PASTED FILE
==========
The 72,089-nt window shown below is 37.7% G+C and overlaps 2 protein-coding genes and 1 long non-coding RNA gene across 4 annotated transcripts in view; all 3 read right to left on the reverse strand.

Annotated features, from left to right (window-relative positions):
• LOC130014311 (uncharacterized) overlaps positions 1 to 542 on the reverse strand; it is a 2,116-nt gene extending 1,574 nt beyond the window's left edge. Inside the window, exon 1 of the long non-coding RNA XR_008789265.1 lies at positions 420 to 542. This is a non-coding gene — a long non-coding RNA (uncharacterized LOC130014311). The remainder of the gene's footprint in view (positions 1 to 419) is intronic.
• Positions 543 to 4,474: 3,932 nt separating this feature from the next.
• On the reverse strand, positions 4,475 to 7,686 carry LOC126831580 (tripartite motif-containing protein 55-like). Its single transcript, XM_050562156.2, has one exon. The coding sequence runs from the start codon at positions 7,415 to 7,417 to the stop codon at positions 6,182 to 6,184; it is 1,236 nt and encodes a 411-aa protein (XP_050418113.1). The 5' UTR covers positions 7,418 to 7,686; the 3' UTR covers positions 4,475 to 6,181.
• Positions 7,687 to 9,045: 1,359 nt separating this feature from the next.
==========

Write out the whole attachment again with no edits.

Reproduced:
The 72,089-nt window shown below is 37.7% G+C and overlaps 2 protein-coding genes and 1 long non-coding RNA gene across 4 annotated transcripts in view; all 3 read right to left on the reverse strand.

Annotated features, from left to right (window-relative positions):
• LOC130014311 (uncharacterized) overlaps positions 1 to 542 on the reverse strand; it is a 2,116-nt gene extending 1,574 nt beyond the window's left edge. Inside the window, exon 1 of the long non-coding RNA XR_008789265.1 lies at positions 420 to 542. This is a non-coding gene — a long non-coding RNA (uncharacterized LOC130014311). The remainder of the gene's footprint in view (positions 1 to 419) is intronic.
• Positions 543 to 4,474: 3,932 nt separating this feature from the next.
• On the reverse strand, positions 4,475 to 7,686 carry LOC126831580 (tripartite motif-containing protein 55-like). Its single transcript, XM_050562156.2, has one exon. The coding sequence runs from the start codon at positions 7,415 to 7,417 to the stop codon at positions 6,182 to 6,184; it is 1,236 nt and encodes a 411-aa protein (XP_050418113.1). The 5' UTR covers positions 7,418 to 7,686; the 3' UTR covers positions 4,475 to 6,181.
• Positions 7,687 to 9,045: 1,359 nt separating this feature from the next.